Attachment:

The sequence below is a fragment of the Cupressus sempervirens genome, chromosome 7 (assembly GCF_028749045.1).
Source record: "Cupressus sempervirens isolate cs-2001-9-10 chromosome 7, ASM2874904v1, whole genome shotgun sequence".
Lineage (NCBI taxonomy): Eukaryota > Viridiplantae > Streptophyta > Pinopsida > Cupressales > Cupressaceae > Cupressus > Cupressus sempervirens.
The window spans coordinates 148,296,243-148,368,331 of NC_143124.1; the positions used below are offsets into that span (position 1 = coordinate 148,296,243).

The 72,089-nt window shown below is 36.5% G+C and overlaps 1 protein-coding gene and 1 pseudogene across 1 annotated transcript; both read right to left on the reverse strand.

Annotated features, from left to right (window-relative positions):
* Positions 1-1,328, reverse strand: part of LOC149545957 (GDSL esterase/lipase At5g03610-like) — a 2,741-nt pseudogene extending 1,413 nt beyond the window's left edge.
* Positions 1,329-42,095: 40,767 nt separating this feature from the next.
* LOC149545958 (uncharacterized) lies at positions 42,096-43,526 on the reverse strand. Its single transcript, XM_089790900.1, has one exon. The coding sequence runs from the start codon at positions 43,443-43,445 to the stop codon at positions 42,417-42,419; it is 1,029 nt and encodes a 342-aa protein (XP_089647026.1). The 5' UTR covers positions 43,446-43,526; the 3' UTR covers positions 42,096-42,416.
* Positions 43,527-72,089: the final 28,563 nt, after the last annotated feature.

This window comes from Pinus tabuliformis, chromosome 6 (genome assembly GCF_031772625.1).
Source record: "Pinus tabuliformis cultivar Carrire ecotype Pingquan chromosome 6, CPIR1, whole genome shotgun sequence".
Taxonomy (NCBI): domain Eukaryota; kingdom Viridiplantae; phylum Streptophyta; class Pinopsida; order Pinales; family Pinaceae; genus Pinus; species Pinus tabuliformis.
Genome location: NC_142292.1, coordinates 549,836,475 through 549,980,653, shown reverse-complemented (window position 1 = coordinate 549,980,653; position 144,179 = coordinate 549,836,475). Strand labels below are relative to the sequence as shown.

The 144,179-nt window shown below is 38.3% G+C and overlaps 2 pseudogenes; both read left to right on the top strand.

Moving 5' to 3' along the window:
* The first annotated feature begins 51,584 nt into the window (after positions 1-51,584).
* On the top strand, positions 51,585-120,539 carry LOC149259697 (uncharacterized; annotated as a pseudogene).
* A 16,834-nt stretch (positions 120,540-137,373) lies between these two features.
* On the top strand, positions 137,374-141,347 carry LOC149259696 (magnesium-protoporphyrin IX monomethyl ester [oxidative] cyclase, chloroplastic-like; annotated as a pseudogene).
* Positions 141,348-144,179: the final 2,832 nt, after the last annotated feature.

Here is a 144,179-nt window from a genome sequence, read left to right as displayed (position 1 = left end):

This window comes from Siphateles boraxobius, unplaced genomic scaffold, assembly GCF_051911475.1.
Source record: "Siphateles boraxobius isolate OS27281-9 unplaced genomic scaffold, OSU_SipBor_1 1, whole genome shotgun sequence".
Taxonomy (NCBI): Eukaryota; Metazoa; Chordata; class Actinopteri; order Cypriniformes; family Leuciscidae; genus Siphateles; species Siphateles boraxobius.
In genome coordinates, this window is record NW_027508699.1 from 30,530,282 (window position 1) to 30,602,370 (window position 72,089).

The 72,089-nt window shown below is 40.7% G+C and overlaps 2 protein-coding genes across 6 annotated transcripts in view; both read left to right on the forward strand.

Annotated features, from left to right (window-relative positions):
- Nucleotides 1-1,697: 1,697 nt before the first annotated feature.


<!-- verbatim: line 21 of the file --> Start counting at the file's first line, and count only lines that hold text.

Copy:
* Positions 141,348-144,179: the final 2,832 nt, after the last annotated feature.